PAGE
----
Vehicle Intelligence & Transportation Analysis Laboratory

Vehicle Intelligence & Transportation
Analysis Laboratory

Principal Investigator: Michael Goodchild University of California, Santa Barbara
Director: Val Noronha University of California, Santa Barbara

VITAL, the transportation wing of the National Center for Geographic Information and Analysis (NCGIA), engaged in research projects on transportation applications of geospatial information technologies until 2004.

Projects covering transportation problems such as infrastructure management (from construction to maintenance and renewal), operations and traffic, transit planning, transportation security and Intelligent Transportation Systems were undertaken. Geospatial techniques applied to these problems include remote sensing, GPS, spatial data architecture, traffic microsimulation, and spatial optimization modeling.

Projects were funded by the Federal and State governments and private firms. It now exists within the infrastructure of the National Consortium on Remote Sensing in Transportation (NCRST)—Infrastructure Management.


For more information, visit Vehicle Intelligence & Transportation Analysis Laboratory



National Consortium on Remote Sensing in Transportation

Principal Investigator: Michael Goodchild University of California, Santa Barbara
Director: Val Noronha University of California, Santa Barbara

The National Consortium on Remote Sensing in Transportation (NCRST) was established in 2000 by the U.S. Department of Transportation (USDOT), Research and Special Programs Administration (RSPA), in response to legislation in TEA-21. Four university-led consortia were set up in Environment, Infrastructure, Traffic Flows, and Hazards. UCSB led the Consortium on Infrastructure, partnering with Digital Geographic Research Corporation (DGRC), the University of Wisconsin-Madison, Iowa State University, TetraTech Inc, OrbImage, Florida DOT and the University of Massachusetts, Amherst.
The SAFETEA-LU bill of 2005 re-authorized funding for the program. USDOT’s Research and Innovative Technology Administration (RITA) advertized the new remote sensing program in 2006, and created seven consortia: three in freight congestion mitigation, three in infrastructure rehabilitation, and one in environment (DOT announcement). UCSB leads the consortium on Freight—Metropolitan Ports.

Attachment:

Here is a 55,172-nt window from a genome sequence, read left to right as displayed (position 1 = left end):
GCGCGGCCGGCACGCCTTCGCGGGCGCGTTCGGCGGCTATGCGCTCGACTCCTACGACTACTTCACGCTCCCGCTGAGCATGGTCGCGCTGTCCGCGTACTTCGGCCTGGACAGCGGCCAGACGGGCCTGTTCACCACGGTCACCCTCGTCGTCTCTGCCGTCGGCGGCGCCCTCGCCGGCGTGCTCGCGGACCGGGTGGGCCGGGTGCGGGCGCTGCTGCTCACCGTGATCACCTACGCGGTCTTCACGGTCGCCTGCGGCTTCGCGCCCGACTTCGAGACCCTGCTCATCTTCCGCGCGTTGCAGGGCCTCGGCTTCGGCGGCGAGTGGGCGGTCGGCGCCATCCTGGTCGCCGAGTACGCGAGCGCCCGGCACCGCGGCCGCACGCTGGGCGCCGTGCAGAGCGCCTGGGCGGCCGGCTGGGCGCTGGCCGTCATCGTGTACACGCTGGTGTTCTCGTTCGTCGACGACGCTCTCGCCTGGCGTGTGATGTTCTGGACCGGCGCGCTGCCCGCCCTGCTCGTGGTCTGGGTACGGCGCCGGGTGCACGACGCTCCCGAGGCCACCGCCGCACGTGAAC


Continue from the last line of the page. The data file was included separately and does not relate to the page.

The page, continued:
For more information, visit National Consortium on Remote Sensing in Transportation

Former Proposals for Research

In support of education initiatives, the Center for Spatial Studies worked cooperatively with researchers and instructors on and off campus to develop funding proposals that promise to enhance its objective of advancing spatial literacy for science and society. If you wish to join in these efforts, or have specific ideas to share, please contact Werner Kuhn.

See summaries of recent spatial@ucsb submissions for funding, including:

SCALE: Spatial Connections around our Local Environment
NSF 09-549
, Graduate STEM Fellows in K-12 Education (GK-12)
June 2009

Critical Spatial Thinking in Science and Engineering
NSF 09-519
, Integrative Graduate Education and Research Traineeship (IGERT)
September 2009


Volunteered Geographic Information


The Center for Spatial Studies (spatial@ucsb) is collaborating with researchers from The Ohio State University and the University of Washington to undertake a systematic and empirically-informed study of VGI. The three areas of investigation are:

  • Evaluating content and quality. Inventory and classify current VGI production; assess quality in terms of error and uncertainty.
  • Methods and techniques. Developing and evaluating computational methods and techniques for synthesizing and analyzing VGI.